The Senate Education Committee will look a lot different when the 2015 Legislature convenes — with a new chairperson and at least two other new members.
And the committee’s vice chairman, Idaho Falls Republican Dean Mortimer, says he is interested in succeeding Chairman John Goedde, one of six incumbent lawmakers to lose in the May 20 GOP primary.
“(It’s) not a job for the lighthearted,” Mortimer said of the chairperson’s spot. “(But) I think there’s an opportunity to make a significant difference in the educational community.”
Committee chairs drive much of the agenda at the Statehouse. They have almost unfettered authority to decide which bills get a hearing — and which bills get scuttled. Goedde was one of the Legislature’s most high-profile committee chairs. He was a vocal backer of Propositions 1, 2 and 3, overturned by voters in November 2012; a member of Gov. Butch Otter’s education reform task force; and a steadfast advocate of the Idaho Core Standards.
Goedde’s ouster was one of the biggest upsets of the primary. The 14-year senator — who enjoyed almost a 10-to-1 advantage in fundraising — lost to Mary Souza, a longtime Coeur d’Alene city government critic who had run unsuccessfully for mayor just six months earlier.
Mortimer said he was surprised by Goedde’s loss, but he already has a few ideas about how he would head Senate Education.
A member of the budget-writing Joint Finance-Appropriations Committee, and a strong advocate of restoring school districts’ operational budgets and boosting professional-technical spending, Mortimer says he would like to see the committee take a more active role in budget decisions. He said he would be cautious about pushing for any changes in Idaho Core Standards, but he would take a long look at the Smarter Balanced Assessment Consortium test, the lengthy computer exam aligned to the math and English language arts standards.
Unopposed in the November general election, after running unopposed in the GOP primary, Mortimer would appear to have a clear path to the chairmanship. He is completing his third Senate term, and has seniority over the other remaining Republicans on the committee.
“(He’s) certainly more than prepared,” said Senate Majority Leader Bart Davis, R-Idaho Falls. It would be an “aberration” for Mortimer to get passed over, Davis said Thursday — but the decision rests with Senate President Pro Tem Brent Hill, R-Rexburg.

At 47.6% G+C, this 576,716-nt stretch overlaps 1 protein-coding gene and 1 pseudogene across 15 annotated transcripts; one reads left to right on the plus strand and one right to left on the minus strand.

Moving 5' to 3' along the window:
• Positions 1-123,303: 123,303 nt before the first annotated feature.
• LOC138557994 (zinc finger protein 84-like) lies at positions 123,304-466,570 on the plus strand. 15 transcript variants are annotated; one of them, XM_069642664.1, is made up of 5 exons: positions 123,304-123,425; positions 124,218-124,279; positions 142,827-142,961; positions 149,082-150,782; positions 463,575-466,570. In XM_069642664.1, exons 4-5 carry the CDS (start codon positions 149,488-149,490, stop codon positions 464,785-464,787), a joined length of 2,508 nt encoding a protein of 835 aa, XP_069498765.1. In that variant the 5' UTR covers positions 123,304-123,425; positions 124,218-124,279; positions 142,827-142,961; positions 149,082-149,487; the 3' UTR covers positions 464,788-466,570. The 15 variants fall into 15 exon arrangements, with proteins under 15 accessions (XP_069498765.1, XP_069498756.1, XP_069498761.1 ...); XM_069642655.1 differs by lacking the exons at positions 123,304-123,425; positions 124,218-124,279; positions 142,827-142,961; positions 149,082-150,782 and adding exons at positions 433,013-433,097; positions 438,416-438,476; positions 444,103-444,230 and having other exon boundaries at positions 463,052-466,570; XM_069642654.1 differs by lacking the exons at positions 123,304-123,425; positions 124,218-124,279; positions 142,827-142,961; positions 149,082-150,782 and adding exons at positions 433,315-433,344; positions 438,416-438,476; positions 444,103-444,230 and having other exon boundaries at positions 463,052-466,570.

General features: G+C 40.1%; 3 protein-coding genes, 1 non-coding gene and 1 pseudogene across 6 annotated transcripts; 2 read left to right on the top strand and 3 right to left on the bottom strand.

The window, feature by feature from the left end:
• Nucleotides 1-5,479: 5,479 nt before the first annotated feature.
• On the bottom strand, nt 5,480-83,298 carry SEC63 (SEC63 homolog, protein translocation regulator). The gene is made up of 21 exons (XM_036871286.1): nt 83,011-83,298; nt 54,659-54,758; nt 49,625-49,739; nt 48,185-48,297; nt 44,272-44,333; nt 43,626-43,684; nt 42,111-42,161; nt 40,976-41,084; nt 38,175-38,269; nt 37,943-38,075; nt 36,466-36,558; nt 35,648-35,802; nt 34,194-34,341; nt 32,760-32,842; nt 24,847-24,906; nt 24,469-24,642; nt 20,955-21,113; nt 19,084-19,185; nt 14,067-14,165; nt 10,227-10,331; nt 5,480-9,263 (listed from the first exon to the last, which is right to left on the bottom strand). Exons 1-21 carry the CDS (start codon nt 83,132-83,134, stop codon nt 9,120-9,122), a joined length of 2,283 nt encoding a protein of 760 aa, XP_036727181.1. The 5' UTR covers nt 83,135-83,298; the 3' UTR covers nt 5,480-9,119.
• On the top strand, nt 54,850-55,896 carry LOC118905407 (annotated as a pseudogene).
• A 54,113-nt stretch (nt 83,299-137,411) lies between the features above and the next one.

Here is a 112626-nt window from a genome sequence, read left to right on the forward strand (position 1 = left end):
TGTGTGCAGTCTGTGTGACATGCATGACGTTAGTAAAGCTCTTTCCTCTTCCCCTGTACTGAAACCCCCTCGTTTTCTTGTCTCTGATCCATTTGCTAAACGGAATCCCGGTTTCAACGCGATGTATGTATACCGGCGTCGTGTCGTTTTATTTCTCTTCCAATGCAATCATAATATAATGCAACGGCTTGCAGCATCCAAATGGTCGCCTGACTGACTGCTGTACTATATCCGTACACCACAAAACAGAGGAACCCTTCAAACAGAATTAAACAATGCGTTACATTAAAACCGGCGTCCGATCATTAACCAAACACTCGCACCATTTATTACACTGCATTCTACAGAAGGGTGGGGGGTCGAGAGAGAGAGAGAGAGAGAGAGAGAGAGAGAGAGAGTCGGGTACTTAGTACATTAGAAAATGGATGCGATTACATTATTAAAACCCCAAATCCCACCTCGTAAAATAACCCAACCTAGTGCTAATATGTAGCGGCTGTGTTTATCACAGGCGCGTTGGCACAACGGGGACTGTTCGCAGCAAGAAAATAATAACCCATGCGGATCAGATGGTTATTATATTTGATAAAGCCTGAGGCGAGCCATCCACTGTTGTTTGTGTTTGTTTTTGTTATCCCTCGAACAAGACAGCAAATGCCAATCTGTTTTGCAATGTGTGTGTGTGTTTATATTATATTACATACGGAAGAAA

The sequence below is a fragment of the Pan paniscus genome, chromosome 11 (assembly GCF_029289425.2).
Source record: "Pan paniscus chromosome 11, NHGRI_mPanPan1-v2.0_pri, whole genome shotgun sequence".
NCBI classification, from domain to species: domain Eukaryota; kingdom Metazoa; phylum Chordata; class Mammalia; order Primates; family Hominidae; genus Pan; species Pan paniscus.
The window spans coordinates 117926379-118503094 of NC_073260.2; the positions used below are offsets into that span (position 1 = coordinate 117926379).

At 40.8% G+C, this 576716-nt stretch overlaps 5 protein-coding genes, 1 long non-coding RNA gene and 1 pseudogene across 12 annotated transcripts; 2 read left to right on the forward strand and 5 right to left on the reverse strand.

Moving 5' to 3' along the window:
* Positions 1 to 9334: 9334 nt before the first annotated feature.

Hill isn’t tipping his hand. “It would really be highly inappropriate for me at this point to even speculate,” he said.
Hill named Mortimer to replace Goedde on a working group ironing out details of a teacher salary ladder and tiered licensure system, one of the most complicated recommendations from the Otter task force. The idea is to have some continuity on the issue heading into the 2015 session, said Hill — and the appointment does not signal what may happen with the Senate Education chair.
Mortimer, in turn, was replaced on a second working group: one that is fleshing out a task force recommendation to shift to a mastery-based model for student advancement. Sen. Steven Thayn, R-Emmett, is working on this group.
In addition to Goedde, two other Senate Education members will not be back in 2015. Meridian Republican Russ Fulcher is leaving the Legislature after his unsuccessful run for governor, and New Plymouth Republican Monty Pearce lost in the primary. Pearce’s loss opens up another committee chair; he had headed the Senate Resources and Environment Committee.
Compared to the turbulence in Senate Education, the House Education Committee appears stable — at least for now. All 16 committee members are seeking re-election, and the five Republicans who faced a contested primary won last week. The closest call involved Vice Chairman Pete Nielsen, R-Mountain Home, who trailed in early returns before eking out an 83-vote win.
Read more: Could the Senate Education shakeup open the door to a second look at Common Core? A Voices guest opinion.
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